Here's How To Stop Thinking About The Person Who Hasn't Texted You Back
Your brain doesn't have an off switch, but this advice is the next best thing.
Relationship expert Amy Chan knows all about the specific heartbreak of being haunted by an unanswered text. “My God, getting ghosted is so f*cking painful,” she tells Elite Daily. “You feel rejected, you feel discarded, and you feel disrespected.”
Chan, founder of Renew Breakup Bootcamp and author of Breakup Bootcamp — The Science of Rewiring Your Heart, also knows that getting ghosted by someone you thought you knew can lead to some serious spiraling — it can feel impossible to stop thinking about that person who never responded.
“You become like a CIA agent, trying to put together the clues, trying to ruminate about the past and what you might have missed. You ask all your friends, you check the person’s social media,” she says. “And you're doing this because you're hoping that if you can get the answer, it'll alleviate this pain.”
But, Chan says, no matter how far you dig for evidence, no matter how much of your relationship you excavate and analyze, that pain isn’t going anywhere until you face the facts. “This person is showing you very clearly they do not want to be with you,” she says.
Breakup and relationship coach Trina Leckie agrees. “If you sent the last texts and they just dropped off the face of the planet, they’re showing you through lack of action where they stand,” she says.
Leckie suggests looking forward instead of back. “If you keep texting them, your self-worth will suffer. When you chase things, they keep running,” she says. “No one who is super into you needs to be chased. They will instead be excited to contact you. There’s no excuse for someone to not text you back, period.”
Of course, getting a ghost out of your head is easier said than done. Read on for everything to consider as you try to stop thinking about the person who never texted you back.
Closure Comes From Within
When someone stops texting — especially someone you had a connection with — one strategy is to try to confront them.
A gentle nudge may be enough to win you a response. Try something like: “Hey, you should know that I feel hurt/disrespected/dismissed because you ghosted me. The polite thing to do would have been to simply tell me that you weren't interested in seeing me again. Leaving me or anyone wondering is worse. I know you're not a bad person, so I hope you don't do this to the next person you meet.”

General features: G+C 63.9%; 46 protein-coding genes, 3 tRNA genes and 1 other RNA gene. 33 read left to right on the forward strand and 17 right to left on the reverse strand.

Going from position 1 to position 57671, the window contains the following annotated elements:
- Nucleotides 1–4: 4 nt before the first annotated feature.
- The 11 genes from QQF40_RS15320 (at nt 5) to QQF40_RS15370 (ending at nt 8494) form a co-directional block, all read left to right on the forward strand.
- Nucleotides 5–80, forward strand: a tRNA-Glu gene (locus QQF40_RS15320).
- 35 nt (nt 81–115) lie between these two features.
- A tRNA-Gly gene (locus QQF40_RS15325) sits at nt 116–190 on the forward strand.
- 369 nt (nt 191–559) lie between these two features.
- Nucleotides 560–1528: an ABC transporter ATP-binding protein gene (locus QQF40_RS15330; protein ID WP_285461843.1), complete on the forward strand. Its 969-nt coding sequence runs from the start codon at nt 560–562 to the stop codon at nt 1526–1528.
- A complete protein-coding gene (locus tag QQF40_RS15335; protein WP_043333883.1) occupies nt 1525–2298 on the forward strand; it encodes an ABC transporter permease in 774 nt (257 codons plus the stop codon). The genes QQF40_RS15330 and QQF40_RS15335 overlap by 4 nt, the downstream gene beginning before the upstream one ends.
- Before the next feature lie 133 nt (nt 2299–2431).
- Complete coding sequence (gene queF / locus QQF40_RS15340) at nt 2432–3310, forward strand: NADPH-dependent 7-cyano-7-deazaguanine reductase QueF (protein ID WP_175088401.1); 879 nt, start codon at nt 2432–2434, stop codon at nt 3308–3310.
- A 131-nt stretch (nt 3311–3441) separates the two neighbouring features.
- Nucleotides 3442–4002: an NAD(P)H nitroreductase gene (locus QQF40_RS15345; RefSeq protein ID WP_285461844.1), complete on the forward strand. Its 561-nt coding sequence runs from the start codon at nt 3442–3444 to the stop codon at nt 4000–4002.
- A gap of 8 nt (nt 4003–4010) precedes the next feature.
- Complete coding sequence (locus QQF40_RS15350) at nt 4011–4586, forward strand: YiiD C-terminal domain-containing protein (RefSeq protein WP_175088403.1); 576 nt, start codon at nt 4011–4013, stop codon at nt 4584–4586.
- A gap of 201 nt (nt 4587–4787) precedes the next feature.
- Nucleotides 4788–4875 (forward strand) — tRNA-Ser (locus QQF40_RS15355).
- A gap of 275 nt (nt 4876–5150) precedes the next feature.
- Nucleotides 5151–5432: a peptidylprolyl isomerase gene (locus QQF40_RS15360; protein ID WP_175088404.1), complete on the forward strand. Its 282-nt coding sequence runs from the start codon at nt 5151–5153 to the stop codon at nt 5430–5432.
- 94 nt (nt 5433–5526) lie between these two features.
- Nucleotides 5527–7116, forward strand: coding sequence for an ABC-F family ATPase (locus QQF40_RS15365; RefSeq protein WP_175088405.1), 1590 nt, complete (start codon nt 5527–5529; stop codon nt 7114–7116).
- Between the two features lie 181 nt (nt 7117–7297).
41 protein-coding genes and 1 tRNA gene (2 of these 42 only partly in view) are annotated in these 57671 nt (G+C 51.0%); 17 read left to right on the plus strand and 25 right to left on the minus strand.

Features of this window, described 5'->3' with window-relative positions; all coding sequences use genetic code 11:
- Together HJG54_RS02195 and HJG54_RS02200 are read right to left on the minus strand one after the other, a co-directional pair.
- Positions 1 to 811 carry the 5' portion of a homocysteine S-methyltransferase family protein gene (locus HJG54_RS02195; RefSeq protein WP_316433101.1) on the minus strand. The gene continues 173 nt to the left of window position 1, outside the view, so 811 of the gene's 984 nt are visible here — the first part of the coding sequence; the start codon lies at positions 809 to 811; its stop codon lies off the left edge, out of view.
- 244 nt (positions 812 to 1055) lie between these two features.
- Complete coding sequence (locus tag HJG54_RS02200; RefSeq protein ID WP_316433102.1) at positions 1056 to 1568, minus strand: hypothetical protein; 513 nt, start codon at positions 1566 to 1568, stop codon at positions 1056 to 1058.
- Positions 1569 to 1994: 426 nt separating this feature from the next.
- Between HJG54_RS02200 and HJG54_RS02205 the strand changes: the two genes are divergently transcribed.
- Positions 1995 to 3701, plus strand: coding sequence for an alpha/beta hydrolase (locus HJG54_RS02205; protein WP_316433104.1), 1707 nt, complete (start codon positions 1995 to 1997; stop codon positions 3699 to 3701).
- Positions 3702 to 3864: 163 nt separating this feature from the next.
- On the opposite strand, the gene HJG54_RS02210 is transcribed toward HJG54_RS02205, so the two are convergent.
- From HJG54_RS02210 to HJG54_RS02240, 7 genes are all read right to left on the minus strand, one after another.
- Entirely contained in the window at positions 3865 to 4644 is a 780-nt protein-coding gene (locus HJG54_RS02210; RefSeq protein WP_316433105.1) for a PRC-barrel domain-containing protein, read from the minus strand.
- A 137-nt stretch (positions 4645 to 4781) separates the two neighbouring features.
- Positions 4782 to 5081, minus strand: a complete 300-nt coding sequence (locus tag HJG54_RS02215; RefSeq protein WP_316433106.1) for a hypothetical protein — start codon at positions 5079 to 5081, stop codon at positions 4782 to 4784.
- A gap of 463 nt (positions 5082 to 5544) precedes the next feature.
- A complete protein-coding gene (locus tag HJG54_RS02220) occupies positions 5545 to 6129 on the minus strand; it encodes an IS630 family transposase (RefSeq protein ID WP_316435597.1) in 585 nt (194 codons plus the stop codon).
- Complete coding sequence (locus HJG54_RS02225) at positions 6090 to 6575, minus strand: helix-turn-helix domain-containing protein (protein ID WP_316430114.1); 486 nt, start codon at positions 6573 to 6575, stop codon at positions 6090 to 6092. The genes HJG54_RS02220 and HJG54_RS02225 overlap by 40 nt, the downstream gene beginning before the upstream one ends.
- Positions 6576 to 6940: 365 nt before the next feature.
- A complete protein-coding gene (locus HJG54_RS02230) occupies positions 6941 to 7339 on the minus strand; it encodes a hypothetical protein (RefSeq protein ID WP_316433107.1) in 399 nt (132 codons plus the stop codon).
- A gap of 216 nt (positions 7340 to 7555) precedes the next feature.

Even if they do respond, however, chances are you won’t feel better immediately. The experts agree that if you’re looking for them to give you closure, you’re setting yourself up for even further disappointment.
“The fact that this person ghosted you and didn’t message you back shows they’re immature and have no respect for you. They weren’t invested. That is the closure,” Leckie says. “Even if you have a ‘closure’ chat, they might not even tell you the whole truth anyways, based on their behavior. See this for what it is, accept it, and move forward. The only person who can fully give you closure is yourself.”
Instead of relying on a person who’s proven themself to be unreliable, do the work of finding closure on your own.
Dr. Jess O’Reilly, a Toronto-based sexologist and host of the Sex With Dr. Jess podcast, previously told Elite Daily that closure can be found by taking a hard, realistic look at the situation.
“Ask yourself: Was it as serious as you thought? Did you really want it to be something long-term? Did you really know them that well? Had you really connected intimately?” Dr. O’Reilly said. “If they can’t be straightforward about what they’re feeling now while dating, how might they behave in a relationship? In retrospect, you might find that the dissolution was what you would have ultimately wanted even if the method was hurtful.”
Searching For Clues Won’t Help
As Chan explains, it’s tempting to go into stealth mode and try to sleuth your way to the answers about the person who never texted you back. Turns out, there’s a physiological reason for that, too.
“The human mind works in loops. We like closed loops,” Chan says. “If you are in a relationship with someone, and suddenly they disappear and they're gone and they're not returning your messages, not only are you dealing with the grief and the rejection, but then you're in this confusion because your mind does not understand what just happened.”
In this scenario, it’s natural to become overwhelmed, even a little obsessive. “You're going to be flooded with a motivation to try to figure it out,” Chan says. “People try to demand answers because they’re trying to find closure in something outside of themselves. And it won't work. Because what they're actually trying to find is alleviation from the pain. And there is no answer that's going to alleviate that.”